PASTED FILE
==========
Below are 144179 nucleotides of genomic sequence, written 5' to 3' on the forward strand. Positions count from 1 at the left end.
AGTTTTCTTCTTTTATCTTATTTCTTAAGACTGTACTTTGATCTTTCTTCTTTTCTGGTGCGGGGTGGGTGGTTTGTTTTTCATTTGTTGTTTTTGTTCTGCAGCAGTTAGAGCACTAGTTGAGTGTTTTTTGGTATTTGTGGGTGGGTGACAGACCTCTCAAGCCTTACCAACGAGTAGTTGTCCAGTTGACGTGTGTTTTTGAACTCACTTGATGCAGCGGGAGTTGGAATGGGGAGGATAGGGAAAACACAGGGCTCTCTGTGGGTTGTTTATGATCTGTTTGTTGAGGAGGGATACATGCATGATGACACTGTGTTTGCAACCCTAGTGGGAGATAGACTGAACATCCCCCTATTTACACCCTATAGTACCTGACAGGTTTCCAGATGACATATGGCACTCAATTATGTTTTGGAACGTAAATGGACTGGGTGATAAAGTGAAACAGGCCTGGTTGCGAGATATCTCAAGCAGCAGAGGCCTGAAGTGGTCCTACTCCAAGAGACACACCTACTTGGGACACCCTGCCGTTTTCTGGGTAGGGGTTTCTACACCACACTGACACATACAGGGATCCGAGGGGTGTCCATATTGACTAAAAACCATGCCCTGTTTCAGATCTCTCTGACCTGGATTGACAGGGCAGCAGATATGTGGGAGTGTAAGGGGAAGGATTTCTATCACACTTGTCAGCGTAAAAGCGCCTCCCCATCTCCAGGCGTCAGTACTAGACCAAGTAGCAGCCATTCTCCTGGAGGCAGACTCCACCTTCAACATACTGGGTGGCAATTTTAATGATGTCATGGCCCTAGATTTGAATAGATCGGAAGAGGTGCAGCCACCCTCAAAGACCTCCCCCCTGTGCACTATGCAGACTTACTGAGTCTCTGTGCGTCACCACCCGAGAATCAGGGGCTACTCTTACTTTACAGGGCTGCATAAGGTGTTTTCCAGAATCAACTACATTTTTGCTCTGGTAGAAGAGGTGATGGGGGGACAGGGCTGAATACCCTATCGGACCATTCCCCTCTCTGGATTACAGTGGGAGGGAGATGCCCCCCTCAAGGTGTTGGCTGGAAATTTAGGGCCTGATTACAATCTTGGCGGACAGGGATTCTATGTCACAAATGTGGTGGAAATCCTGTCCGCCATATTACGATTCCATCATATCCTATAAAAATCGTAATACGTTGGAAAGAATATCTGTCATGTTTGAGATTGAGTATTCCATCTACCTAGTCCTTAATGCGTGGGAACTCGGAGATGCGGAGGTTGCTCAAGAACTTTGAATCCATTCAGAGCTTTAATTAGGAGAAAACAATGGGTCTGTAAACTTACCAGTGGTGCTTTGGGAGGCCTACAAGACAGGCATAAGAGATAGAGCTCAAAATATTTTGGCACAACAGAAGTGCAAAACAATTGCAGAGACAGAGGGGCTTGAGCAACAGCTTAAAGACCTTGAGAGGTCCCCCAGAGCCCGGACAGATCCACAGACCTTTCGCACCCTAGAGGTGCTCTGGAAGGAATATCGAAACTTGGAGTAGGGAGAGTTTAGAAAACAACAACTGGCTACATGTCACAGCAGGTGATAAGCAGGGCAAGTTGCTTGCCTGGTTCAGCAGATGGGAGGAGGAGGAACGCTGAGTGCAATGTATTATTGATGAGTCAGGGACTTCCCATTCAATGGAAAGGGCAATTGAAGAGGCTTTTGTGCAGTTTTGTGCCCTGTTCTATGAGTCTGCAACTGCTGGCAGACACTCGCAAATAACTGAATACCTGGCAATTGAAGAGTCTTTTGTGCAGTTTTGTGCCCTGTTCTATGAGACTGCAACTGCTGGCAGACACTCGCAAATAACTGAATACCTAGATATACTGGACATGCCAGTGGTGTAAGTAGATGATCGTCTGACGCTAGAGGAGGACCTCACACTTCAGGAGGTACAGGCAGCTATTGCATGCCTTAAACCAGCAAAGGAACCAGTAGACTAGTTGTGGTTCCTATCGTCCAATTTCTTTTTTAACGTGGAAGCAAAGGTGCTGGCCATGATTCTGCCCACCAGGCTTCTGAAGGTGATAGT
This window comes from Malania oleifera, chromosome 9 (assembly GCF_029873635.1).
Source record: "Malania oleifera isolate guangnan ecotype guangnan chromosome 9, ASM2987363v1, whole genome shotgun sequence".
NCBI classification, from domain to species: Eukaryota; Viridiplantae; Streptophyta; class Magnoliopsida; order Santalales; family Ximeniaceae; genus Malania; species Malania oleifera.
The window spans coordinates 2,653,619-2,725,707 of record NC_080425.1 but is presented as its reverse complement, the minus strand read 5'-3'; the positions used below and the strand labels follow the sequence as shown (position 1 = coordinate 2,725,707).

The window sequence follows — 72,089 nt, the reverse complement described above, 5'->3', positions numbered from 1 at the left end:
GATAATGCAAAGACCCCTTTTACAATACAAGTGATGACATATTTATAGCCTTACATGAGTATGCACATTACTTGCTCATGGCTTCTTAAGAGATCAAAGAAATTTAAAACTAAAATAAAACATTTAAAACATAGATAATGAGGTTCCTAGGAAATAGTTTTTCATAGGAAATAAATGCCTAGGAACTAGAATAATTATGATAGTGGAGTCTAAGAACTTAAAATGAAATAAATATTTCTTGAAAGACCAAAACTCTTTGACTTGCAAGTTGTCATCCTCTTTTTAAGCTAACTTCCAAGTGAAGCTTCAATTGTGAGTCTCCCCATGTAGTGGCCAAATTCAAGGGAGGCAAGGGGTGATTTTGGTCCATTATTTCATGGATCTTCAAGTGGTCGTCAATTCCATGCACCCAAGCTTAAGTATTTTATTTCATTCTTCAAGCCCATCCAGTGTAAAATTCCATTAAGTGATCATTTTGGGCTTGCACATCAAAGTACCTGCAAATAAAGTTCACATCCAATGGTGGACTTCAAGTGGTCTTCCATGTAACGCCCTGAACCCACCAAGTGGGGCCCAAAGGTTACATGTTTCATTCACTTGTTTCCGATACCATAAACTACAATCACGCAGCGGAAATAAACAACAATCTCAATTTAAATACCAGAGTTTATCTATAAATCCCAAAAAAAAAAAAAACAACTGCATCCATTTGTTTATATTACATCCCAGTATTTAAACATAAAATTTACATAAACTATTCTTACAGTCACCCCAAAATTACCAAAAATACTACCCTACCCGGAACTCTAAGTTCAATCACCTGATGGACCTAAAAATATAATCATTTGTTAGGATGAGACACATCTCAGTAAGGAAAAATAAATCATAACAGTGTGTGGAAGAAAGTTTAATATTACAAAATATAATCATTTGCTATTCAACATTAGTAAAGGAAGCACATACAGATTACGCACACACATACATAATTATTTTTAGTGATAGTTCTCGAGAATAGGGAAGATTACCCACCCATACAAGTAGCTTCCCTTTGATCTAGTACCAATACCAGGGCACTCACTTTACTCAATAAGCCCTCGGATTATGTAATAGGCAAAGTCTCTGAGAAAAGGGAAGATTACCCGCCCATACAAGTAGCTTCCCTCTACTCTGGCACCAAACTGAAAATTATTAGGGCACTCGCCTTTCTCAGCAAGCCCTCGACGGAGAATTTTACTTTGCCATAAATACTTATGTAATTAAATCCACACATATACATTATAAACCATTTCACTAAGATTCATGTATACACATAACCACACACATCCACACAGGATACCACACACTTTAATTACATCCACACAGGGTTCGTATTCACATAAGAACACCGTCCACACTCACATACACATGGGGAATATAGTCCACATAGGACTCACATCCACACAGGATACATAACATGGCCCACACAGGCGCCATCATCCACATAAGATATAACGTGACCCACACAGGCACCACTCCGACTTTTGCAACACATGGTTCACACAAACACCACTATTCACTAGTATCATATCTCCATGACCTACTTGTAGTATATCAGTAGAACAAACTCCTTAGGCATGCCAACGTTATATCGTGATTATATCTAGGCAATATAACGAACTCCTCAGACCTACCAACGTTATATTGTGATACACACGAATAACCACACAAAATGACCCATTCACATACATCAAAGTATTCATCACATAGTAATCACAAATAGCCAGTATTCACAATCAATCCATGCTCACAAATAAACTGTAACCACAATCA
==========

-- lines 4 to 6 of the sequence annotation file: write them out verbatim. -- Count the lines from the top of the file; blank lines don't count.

Source record: "Malania oleifera isolate guangnan ecotype guangnan chromosome 9, ASM2987363v1, whole genome shotgun sequence".
NCBI classification, from domain to species: Eukaryota; Viridiplantae; Streptophyta; class Magnoliopsida; order Santalales; family Ximeniaceae; genus Malania; species Malania oleifera.
The window spans coordinates 2,653,619-2,725,707 of record NC_080425.1 but is presented as its reverse complement, the minus strand read 5'-3'; the positions used below and the strand labels follow the sequence as shown (position 1 = coordinate 2,725,707).